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A Man of a Few More Words - by Swan Morrison

The Human Liberation Movement

Jo Jo looked down from the rainforest canopy. He checked lower branches for all members of his chimpanzee troop. As alpha male, he took his responsibility for troop welfare very seriously.

He glanced at the human compound, far below. He noted the lavish facilities: the swimming pools, the saunas and myriad serving staff. He also sensed the heavy air of sadness and foreboding that had been intensifying during past weeks.

Jo Jo recalled that atmosphere five years ago, just before all compound occupants had left and been replaced by excited and joyous newcomers.

Curiosity had led him then to follow the wagons transporting the earlier residents away.

He had been horrified and sickened - they were taken to an abattoir and killed.

Viewers of BBC wildlife documentaries retain two misapprehensions about chimpanzees:

The first is that they are not very bright. It is true they lack the evolutionary advantages of some cerebral functions - such as advanced speech. Nevertheless, they possess a level of intelligence and reasoning which is easily superior to that, for example, of backbench politicians.

The second misapprehension is that chimpanzees are violent killers. Jo Jo lamented the dreadful publicity his species had received following David Attenborough’s film of a troop killing a monkey. Jo Jo had known Ca Ca, the leader of that troop. He had been a dangerous psychopath since chimphood. For Attenborough to conclude all chimpanzees acted in that way was like citing Hitler’s behaviour as typical of humans. Jo Jo, and most of his kind, were peaceable vegetarians.

Following the human massacre, Jo Jo frequented the compound, listening to conversation snippets from the new arrivals. He had learned the rudiments of English from the BBC World Service on a wind-up radio dropped by an eco-tourist.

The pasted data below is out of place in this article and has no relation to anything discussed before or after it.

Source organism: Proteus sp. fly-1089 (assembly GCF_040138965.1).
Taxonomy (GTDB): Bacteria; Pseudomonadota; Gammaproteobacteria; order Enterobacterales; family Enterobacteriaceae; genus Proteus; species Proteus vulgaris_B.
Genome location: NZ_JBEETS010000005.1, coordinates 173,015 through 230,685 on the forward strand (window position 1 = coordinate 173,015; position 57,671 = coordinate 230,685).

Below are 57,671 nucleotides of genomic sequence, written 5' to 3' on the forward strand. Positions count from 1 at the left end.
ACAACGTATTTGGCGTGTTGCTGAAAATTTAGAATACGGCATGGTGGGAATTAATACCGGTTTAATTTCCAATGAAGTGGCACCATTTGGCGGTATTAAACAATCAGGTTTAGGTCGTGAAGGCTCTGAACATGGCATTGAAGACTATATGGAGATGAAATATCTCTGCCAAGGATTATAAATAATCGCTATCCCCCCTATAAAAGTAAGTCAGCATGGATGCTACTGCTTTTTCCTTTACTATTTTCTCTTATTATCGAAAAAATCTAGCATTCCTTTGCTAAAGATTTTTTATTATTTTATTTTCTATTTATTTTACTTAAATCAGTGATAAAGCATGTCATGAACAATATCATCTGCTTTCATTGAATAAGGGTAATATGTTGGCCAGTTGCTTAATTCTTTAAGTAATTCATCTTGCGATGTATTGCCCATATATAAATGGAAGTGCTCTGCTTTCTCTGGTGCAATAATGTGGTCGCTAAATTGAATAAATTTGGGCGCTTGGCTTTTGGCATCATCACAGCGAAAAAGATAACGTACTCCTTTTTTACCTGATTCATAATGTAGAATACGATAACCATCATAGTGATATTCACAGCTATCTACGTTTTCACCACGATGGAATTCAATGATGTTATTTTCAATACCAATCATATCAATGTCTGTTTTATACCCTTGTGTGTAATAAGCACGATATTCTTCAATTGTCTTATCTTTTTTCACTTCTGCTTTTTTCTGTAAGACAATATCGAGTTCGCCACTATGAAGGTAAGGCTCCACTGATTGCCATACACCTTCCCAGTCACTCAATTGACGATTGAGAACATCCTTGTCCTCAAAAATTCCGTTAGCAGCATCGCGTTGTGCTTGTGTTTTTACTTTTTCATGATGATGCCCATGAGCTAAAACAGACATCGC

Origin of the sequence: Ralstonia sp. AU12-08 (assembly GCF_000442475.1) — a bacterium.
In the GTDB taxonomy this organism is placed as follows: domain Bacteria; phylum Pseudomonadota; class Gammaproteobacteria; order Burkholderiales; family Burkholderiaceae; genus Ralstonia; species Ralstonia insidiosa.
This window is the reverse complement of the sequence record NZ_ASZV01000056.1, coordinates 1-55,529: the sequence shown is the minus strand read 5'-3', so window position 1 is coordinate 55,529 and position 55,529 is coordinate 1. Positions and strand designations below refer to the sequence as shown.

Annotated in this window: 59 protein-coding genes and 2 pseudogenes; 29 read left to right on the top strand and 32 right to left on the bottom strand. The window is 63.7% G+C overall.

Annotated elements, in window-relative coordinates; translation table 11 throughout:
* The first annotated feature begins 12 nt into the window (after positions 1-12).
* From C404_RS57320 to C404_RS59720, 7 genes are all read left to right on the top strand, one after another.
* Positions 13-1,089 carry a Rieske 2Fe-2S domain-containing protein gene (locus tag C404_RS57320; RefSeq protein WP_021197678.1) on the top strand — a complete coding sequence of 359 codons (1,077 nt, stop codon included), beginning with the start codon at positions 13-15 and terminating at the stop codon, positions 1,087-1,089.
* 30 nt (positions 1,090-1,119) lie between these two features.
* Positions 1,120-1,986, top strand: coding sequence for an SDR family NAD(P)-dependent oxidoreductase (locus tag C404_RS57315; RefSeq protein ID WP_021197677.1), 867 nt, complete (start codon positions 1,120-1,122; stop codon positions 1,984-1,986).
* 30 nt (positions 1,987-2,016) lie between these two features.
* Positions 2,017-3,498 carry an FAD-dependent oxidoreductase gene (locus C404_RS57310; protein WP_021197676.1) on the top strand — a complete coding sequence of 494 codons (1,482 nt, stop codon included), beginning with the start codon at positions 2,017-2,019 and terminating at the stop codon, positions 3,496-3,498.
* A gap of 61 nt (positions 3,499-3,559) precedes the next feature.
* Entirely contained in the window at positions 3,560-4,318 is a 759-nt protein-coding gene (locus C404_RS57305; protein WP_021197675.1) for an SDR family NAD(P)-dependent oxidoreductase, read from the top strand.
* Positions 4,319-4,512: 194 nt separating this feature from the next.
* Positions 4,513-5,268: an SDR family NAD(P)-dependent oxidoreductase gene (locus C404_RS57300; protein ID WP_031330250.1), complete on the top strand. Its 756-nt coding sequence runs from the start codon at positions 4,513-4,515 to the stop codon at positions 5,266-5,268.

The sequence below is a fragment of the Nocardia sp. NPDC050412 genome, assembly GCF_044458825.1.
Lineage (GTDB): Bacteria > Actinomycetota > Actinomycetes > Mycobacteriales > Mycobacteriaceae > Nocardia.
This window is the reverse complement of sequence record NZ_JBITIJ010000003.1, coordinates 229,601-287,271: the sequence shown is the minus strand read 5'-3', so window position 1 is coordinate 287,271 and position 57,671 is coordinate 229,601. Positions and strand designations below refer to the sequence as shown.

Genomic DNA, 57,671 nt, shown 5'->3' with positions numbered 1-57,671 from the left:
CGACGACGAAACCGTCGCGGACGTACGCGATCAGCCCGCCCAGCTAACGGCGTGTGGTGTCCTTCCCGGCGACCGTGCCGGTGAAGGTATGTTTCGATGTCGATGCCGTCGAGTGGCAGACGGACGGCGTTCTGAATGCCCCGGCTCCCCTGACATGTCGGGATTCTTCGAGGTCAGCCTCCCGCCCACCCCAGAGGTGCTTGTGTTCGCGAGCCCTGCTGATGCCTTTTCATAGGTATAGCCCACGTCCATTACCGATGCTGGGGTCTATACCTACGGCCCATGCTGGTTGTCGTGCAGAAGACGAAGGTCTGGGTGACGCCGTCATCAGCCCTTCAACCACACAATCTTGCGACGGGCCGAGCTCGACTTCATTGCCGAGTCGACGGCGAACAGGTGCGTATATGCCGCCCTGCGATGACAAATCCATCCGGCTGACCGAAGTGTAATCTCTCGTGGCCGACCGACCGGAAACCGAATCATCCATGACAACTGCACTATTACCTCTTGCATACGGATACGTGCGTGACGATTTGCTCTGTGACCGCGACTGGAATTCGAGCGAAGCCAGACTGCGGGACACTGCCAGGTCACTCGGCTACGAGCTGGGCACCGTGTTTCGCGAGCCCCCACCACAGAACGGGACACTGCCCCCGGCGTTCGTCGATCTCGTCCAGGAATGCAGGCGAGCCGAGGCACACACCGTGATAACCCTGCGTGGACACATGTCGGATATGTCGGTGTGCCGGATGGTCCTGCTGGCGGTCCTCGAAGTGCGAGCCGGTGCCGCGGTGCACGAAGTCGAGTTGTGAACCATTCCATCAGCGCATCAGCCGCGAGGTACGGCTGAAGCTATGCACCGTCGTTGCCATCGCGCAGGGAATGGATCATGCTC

Jo Jo gradually understood: An English broadcaster, Hugh Fearnley-Whittingstall, had asserted that humans made a contract with farm animals. Humans ate the animals, but fulfilled their contractual responsibilities by caring well for the creatures during their lives.

Vegetarian animal rights lawyers had argued this was an invalid contract, as the animals could not exercise informed choice. It was concluded, however, that it was reasonable to eat volunteer humans in exchange for a five-year period of unstinting excess.

The commercial value of the delicacy easily funded development of secluded luxury holiday farms.

The desperate and disadvantaged volunteered in droves. During the first four years, they lived their perceptions of Heaven on Earth. As the end of the fifth approached, however, the ghoulish consequences of their Faustian pacts took form.

Jo Jo was unimpressed by contracts. He abhorred killing or violence towards any creature. He had formed the Human Liberation Movement.

Jo Jo had, however, heard radio recordings of Dr Martin Luther King Jnr and had profoundly understood the relationship between ‘peaceful ends’ and ‘peaceful means’ – something, he reflected, that some humans in similar movements had tragically overlooked.

Jo Jo’s call transformed the hush of the evening rainforest into a kaleidoscope of noise and action. Hundreds of chimpanzees converged on the human compound, tearing down fences and gates. The reprieved took control and began to plan their freedom.

Peace returned to the rainforest.

Jo Jo and the troop rested briefly before moving on.

They would reach the next compound by dawn.